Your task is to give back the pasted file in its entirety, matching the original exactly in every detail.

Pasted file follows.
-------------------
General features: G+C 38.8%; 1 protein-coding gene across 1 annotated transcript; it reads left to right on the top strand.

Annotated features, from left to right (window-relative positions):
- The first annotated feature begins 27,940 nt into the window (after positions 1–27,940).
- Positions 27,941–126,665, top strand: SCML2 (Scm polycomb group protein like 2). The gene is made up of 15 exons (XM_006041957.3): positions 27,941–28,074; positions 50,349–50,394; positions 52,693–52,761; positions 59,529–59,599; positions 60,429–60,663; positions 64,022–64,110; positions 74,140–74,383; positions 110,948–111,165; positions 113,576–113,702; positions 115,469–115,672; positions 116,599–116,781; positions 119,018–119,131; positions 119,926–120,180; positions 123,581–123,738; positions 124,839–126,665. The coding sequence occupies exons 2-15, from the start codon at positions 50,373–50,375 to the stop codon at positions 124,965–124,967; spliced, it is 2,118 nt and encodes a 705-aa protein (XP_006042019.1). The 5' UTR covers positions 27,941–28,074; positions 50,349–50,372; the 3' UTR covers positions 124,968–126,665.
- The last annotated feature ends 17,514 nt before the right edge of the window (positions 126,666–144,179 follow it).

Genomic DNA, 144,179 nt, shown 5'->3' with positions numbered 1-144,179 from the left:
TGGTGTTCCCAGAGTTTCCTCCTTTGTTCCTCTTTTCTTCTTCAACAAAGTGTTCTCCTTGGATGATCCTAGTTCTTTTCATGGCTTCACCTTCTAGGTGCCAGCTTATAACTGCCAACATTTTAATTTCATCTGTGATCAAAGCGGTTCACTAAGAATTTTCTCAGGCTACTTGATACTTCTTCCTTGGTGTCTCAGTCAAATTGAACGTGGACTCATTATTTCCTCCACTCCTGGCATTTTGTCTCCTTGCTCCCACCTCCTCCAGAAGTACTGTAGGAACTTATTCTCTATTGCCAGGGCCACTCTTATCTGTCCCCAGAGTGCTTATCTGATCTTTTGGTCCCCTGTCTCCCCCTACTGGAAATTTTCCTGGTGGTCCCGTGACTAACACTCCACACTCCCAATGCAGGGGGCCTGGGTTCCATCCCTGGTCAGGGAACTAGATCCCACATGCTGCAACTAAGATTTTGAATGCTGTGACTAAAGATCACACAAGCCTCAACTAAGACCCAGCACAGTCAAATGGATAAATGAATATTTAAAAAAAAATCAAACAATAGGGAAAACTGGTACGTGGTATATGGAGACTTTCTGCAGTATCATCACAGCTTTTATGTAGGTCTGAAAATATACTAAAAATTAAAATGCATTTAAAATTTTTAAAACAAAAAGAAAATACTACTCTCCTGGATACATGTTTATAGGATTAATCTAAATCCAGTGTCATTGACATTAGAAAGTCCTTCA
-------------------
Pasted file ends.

General features: G+C 38.8%; 1 protein-coding gene across 1 annotated transcript; it reads left to right on the top strand.

Annotated features, from left to right (window-relative positions):
- The first annotated feature begins 27,940 nt into the window (after positions 1–27,940).
- Positions 27,941–126,665, top strand: SCML2 (Scm polycomb group protein like 2). The gene is made up of 15 exons (XM_006041957.3): positions 27,941–28,074; positions 50,349–50,394; positions 52,693–52,761; positions 59,529–59,599; positions 60,429–60,663; positions 64,022–64,110; positions 74,140–74,383; positions 110,948–111,165; positions 113,576–113,702; positions 115,469–115,672; positions 116,599–116,781; positions 119,018–119,131; positions 119,926–120,180; positions 123,581–123,738; positions 124,839–126,665. The coding sequence occupies exons 2-15, from the start codon at positions 50,373–50,375 to the stop codon at positions 124,965–124,967; spliced, it is 2,118 nt and encodes a 705-aa protein (XP_006042019.1). The 5' UTR covers positions 27,941–28,074; positions 50,349–50,372; the 3' UTR covers positions 124,968–126,665.
- The last annotated feature ends 17,514 nt before the right edge of the window (positions 126,666–144,179 follow it).

Genomic DNA, 144,179 nt, shown 5'->3' with positions numbered 1-144,179 from the left:
TGGTGTTCCCAGAGTTTCCTCCTTTGTTCCTCTTTTCTTCTTCAACAAAGTGTTCTCCTTGGATGATCCTAGTTCTTTTCATGGCTTCACCTTCTAGGTGCCAGCTTATAACTGCCAACATTTTAATTTCATCTGTGATCAAAGCGGTTCACTAAGAATTTTCTCAGGCTACTTGATACTTCTTCCTTGGTGTCTCAGTCAAATTGAACGTGGACTCATTATTTCCTCCACTCCTGGCATTTTGTCTCCTTGCTCCCACCTCCTCCAGAAGTACTGTAGGAACTTATTCTCTATTGCCAGGGCCACTCTTATCTGTCCCCAGAGTGCTTATCTGATCTTTTGGTCCCCTGTCTCCCCCTACTGGAAATTTTCCTGGTGGTCCCGTGACTAACACTCCACACTCCCAATGCAGGGGGCCTGGGTTCCATCCCTGGTCAGGGAACTAGATCCCACATGCTGCAACTAAGATTTTGAATGCTGTGACTAAAGATCACACAAGCCTCAACTAAGACCCAGCACAGTCAAATGGATAAATGAATATTTAAAAAAAAATCAAACAATAGGGAAAACTGGTACGTGGTATATGGAGACTTTCTGCAGTATCATCACAGCTTTTATGTAGGTCTGAAAATATACTAAAAATTAAAATGCATTTAAAATTTTTAAAACAAAAAGAAAATACTACTCTCCTGGATACATGTTTATAGGATTAATCTAAATCCAGTGTCATTGACATTAGAAAGTCCTTCA